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12: How Microbes Cause Disease

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    Chapter 12 BSC 3271 Learning Outcomes

    • Distinguish between infection and disease.
    • Describe the stages of infection.
    • Define virulence factor.
    • Describe common types of reservoirs of pathogens and define zoonotic diseases.
    • Explain how portal of entry affects the outcome of  pathogen exposure, particularly in the examples of B. anthracis and S. aureus
    • Recognize that certain diseases can be caused by different pathogens and that some pathogens can cause multiple types of infection.
    • List and recognize the common mechanisms of adhesion and define adhesin.
    • Describe the mechanisms of adhesion for the examples  given (N. meningitidisM. pneumoniae, HIV, influenzavirus)
    • Describe the targets of each of the following exoenzymes and how they help the pathogen invade the host tissues: collagenase, hyaluronidase, kinase, coagulase.
    • Explain the role of exoenzymes as virulence factors in S. pyogenes and S. aureus.
    • Describe how the gene expression for the exoenzymes coagulase and staphylokinase are regulated in S. aureus infection and explain how staphylokinase and coagulase both help S. aureus invade the body even though one degrades fibrin and the other polymerizes fibrin.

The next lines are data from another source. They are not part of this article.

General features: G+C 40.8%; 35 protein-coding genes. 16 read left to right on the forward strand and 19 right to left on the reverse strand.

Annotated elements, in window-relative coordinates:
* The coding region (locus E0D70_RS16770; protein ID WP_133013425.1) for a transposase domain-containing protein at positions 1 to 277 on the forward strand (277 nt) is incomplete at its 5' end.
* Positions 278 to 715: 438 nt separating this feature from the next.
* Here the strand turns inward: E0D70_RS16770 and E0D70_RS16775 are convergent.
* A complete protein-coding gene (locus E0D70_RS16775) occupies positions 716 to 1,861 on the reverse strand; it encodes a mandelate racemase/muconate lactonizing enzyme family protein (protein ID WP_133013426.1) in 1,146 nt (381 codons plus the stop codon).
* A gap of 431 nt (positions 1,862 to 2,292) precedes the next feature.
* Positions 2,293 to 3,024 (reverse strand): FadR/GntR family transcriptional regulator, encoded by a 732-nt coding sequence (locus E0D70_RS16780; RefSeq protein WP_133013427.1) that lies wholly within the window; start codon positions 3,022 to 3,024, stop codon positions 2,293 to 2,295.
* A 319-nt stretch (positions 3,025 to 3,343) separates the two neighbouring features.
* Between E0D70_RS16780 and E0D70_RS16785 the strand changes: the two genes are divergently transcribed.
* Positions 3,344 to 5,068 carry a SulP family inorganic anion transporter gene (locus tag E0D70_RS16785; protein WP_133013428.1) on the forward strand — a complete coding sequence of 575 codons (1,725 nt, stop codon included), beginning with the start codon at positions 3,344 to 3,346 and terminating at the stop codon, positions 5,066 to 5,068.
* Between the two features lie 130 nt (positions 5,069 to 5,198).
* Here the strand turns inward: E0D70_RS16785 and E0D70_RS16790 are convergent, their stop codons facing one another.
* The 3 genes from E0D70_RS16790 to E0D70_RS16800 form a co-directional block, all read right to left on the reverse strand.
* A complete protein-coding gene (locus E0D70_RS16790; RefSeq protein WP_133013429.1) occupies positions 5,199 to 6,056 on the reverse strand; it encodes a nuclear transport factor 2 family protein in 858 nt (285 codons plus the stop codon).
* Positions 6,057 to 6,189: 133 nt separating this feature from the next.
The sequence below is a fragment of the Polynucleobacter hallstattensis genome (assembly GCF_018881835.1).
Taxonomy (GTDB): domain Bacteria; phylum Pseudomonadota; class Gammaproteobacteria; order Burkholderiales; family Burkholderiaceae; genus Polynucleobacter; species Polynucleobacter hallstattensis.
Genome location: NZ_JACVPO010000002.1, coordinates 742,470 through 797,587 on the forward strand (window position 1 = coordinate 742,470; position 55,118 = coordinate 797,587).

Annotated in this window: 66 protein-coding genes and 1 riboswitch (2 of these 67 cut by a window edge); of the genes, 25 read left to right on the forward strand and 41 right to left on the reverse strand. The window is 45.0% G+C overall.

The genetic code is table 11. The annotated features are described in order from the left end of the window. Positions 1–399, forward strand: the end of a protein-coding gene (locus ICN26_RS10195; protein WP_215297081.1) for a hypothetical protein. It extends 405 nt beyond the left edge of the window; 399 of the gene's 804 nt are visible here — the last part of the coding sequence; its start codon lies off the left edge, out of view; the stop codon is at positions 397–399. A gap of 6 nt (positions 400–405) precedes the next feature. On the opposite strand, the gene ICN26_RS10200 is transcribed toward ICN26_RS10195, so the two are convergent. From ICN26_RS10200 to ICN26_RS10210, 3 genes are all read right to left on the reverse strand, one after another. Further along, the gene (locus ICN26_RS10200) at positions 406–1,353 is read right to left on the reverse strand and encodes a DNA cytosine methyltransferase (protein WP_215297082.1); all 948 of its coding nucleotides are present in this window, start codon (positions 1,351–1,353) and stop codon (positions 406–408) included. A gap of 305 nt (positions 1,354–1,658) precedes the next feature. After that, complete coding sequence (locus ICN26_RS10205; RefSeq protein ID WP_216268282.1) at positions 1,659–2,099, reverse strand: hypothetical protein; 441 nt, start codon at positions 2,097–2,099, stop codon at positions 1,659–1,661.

• Describe the common mechanisms for avoiding the detrimental effects of phagocytosis and describe how M. tuberculosisS. pyogenes, Listeria monocytogenes, and Neisseria meningitidis evade the immune system.
    • Explain two mechanisms bacteria can use to directly counteract the immune response (other than avoiding detrimental effects of phagocytosis).
    • Distinguish between exotoxins and endotoxin.
    • Explain the mechanisms of action and resulting symptoms of the following exotoxins: botulinum toxin, tetanospasmin, streptolysin (S. pyogenes), pyrogenic toxin (S. pyogenessymptoms only).
    • Explain and identify the two common sequelae of S. pyogenes infection
    • Define cytotoxins, neurotoxins, and enterotoxins.
    • Describe the process (generally) that leads to endotoxic shock.
    • Distinguish among mechanisms of transmission: contact (direct, indirect, droplet), vehicle (airborne, waterborne, foodborne, body fluids), or vector (biological or mechanical).
    • Define fomite and fecal-oral route of transmission.
    • Classify a disease based on longevity and severity as acute, chronic, subacute, or latent.
    • Based on ability of a pathogen to spread between hosts, determine if it is communicable, contagious, or non-communicable.
    • Define incidence and prevalence.
    • Distinguish between endemic, sporadic, epidemic, and pandemic occurrences of disease.

    Thumbnail: "File:Anthraxtoxins diagram en.png" by Y tambe is licensed under CC BY-SA 3.0

    12: How Microbes Cause Disease is shared under a not declared license and was authored, remixed, and/or curated by LibreTexts.

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